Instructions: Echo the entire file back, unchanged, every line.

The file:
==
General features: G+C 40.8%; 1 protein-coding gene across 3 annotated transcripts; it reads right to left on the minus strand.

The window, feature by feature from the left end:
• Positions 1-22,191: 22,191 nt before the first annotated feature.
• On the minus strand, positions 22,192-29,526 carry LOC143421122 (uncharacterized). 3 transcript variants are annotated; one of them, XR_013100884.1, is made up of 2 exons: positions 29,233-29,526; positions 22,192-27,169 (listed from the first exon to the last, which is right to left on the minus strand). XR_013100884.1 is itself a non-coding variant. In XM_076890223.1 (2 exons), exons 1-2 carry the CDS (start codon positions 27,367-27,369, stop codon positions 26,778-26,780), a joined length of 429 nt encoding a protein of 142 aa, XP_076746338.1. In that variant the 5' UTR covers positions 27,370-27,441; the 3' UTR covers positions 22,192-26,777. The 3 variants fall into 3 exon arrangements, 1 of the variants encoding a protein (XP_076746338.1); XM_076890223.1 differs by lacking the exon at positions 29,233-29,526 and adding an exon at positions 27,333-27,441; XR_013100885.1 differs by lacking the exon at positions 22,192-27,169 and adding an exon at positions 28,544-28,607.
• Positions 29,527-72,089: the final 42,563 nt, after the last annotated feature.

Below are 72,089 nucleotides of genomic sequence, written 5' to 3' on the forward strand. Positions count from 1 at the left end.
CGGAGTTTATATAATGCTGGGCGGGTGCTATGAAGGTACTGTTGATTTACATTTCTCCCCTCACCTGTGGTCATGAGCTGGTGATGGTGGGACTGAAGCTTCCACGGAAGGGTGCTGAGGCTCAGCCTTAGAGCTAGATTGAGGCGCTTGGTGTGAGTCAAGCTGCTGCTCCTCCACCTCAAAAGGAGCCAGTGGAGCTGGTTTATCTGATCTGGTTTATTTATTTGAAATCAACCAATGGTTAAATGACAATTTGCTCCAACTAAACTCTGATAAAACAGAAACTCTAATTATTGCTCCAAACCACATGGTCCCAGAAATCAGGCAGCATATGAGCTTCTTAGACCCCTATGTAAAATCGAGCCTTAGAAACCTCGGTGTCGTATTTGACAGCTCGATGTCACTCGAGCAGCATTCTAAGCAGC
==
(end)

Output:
General features: G+C 40.8%; 1 protein-coding gene across 3 annotated transcripts; it reads right to left on the minus strand.

The window, feature by feature from the left end:
• Positions 1-22,191: 22,191 nt before the first annotated feature.
• On the minus strand, positions 22,192-29,526 carry LOC143421122 (uncharacterized). 3 transcript variants are annotated; one of them, XR_013100884.1, is made up of 2 exons: positions 29,233-29,526; positions 22,192-27,169 (listed from the first exon to the last, which is right to left on the minus strand). XR_013100884.1 is itself a non-coding variant. In XM_076890223.1 (2 exons), exons 1-2 carry the CDS (start codon positions 27,367-27,369, stop codon positions 26,778-26,780), a joined length of 429 nt encoding a protein of 142 aa, XP_076746338.1. In that variant the 5' UTR covers positions 27,370-27,441; the 3' UTR covers positions 22,192-26,777. The 3 variants fall into 3 exon arrangements, 1 of the variants encoding a protein (XP_076746338.1); XM_076890223.1 differs by lacking the exon at positions 29,233-29,526 and adding an exon at positions 27,333-27,441; XR_013100885.1 differs by lacking the exon at positions 22,192-27,169 and adding an exon at positions 28,544-28,607.
• Positions 29,527-72,089: the final 42,563 nt, after the last annotated feature.

Below are 72,089 nucleotides of genomic sequence, written 5' to 3' on the forward strand. Positions count from 1 at the left end.
CGGAGTTTATATAATGCTGGGCGGGTGCTATGAAGGTACTGTTGATTTACATTTCTCCCCTCACCTGTGGTCATGAGCTGGTGATGGTGGGACTGAAGCTTCCACGGAAGGGTGCTGAGGCTCAGCCTTAGAGCTAGATTGAGGCGCTTGGTGTGAGTCAAGCTGCTGCTCCTCCACCTCAAAAGGAGCCAGTGGAGCTGGTTTATCTGATCTGGTTTATTTATTTGAAATCAACCAATGGTTAAATGACAATTTGCTCCAACTAAACTCTGATAAAACAGAAACTCTAATTATTGCTCCAAACCACATGGTCCCAGAAATCAGGCAGCATATGAGCTTCTTAGACCCCTATGTAAAATCGAGCCTTAGAAACCTCGGTGTCGTATTTGACAGCTCGATGTCACTCGAGCAGCATTCTAAGCAGC